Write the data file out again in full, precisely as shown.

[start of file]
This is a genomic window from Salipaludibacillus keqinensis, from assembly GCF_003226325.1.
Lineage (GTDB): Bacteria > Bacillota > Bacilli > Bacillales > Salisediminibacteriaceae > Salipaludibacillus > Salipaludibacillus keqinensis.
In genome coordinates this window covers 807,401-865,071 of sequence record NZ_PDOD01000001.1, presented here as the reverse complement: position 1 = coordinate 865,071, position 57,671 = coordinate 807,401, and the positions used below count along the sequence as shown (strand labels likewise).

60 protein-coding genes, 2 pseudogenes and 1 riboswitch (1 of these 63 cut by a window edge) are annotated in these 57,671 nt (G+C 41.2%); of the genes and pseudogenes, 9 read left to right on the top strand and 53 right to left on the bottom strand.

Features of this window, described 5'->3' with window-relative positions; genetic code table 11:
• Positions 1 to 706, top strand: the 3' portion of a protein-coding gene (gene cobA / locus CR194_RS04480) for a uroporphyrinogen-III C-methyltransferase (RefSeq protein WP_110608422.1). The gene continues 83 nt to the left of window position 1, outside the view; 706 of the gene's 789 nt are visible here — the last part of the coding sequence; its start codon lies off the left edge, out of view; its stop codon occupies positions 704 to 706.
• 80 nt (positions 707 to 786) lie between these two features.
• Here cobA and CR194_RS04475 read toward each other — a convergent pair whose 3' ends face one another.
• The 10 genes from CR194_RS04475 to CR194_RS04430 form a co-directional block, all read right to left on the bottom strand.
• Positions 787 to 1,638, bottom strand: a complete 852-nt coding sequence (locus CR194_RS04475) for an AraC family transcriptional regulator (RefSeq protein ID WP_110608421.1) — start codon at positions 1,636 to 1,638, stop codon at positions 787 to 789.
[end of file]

This is a genomic window from Salipaludibacillus keqinensis, from assembly GCF_003226325.1.
Lineage (GTDB): Bacteria > Bacillota > Bacilli > Bacillales > Salisediminibacteriaceae > Salipaludibacillus > Salipaludibacillus keqinensis.
In genome coordinates this window covers 807,401-865,071 of sequence record NZ_PDOD01000001.1, presented here as the reverse complement: position 1 = coordinate 865,071, position 57,671 = coordinate 807,401, and the positions used below count along the sequence as shown (strand labels likewise).

60 protein-coding genes, 2 pseudogenes and 1 riboswitch (1 of these 63 cut by a window edge) are annotated in these 57,671 nt (G+C 41.2%); of the genes and pseudogenes, 9 read left to right on the top strand and 53 right to left on the bottom strand.

Features of this window, described 5'->3' with window-relative positions; genetic code table 11:
• Positions 1 to 706, top strand: the 3' portion of a protein-coding gene (gene cobA / locus CR194_RS04480) for a uroporphyrinogen-III C-methyltransferase (RefSeq protein WP_110608422.1). The gene continues 83 nt to the left of window position 1, outside the view; 706 of the gene's 789 nt are visible here — the last part of the coding sequence; its start codon lies off the left edge, out of view; its stop codon occupies positions 704 to 706.
• 80 nt (positions 707 to 786) lie between these two features.
• Here cobA and CR194_RS04475 read toward each other — a convergent pair whose 3' ends face one another.
• The 10 genes from CR194_RS04475 to CR194_RS04430 form a co-directional block, all read right to left on the bottom strand.
• Positions 787 to 1,638, bottom strand: a complete 852-nt coding sequence (locus CR194_RS04475) for an AraC family transcriptional regulator (RefSeq protein ID WP_110608421.1) — start codon at positions 1,636 to 1,638, stop codon at positions 787 to 789.